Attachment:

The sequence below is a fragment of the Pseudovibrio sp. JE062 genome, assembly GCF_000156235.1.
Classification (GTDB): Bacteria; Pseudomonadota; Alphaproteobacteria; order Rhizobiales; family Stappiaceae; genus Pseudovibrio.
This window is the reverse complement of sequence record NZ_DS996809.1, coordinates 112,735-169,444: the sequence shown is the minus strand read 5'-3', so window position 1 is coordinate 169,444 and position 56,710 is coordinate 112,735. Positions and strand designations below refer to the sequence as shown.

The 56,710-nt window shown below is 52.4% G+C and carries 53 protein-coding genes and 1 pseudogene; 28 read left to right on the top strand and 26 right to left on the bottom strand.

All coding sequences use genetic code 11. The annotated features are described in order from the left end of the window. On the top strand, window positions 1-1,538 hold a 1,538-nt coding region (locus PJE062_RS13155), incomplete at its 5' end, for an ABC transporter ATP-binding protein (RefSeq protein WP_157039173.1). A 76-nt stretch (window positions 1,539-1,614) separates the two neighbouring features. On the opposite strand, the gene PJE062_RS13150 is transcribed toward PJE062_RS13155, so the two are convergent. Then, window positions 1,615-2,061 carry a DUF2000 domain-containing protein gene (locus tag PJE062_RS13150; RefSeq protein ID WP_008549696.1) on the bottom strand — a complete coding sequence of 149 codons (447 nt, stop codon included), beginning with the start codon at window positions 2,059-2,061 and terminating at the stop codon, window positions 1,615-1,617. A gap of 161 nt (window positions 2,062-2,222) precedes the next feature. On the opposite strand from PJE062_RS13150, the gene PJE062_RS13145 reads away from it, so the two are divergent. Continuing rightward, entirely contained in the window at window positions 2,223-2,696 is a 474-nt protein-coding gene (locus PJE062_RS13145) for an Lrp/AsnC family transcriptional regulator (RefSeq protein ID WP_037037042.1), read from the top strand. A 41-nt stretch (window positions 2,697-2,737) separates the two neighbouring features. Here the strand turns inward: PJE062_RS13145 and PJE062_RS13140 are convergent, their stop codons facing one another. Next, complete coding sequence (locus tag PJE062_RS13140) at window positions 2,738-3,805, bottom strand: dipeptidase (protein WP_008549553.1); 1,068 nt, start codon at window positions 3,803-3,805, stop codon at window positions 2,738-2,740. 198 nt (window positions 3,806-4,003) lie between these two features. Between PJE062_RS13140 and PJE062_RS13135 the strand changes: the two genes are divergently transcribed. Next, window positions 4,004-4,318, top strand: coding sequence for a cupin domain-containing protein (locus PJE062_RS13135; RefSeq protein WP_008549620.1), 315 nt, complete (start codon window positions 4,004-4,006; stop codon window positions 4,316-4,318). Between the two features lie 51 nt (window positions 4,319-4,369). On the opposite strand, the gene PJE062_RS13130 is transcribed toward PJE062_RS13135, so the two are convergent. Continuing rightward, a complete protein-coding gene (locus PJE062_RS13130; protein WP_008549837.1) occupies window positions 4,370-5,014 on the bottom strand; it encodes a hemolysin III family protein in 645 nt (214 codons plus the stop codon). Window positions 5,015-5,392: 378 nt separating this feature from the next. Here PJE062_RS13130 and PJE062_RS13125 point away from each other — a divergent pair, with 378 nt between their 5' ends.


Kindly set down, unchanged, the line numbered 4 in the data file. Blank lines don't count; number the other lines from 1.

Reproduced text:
The 56,710-nt window shown below is 52.4% G+C and carries 53 protein-coding genes and 1 pseudogene; 28 read left to right on the top strand and 26 right to left on the bottom strand.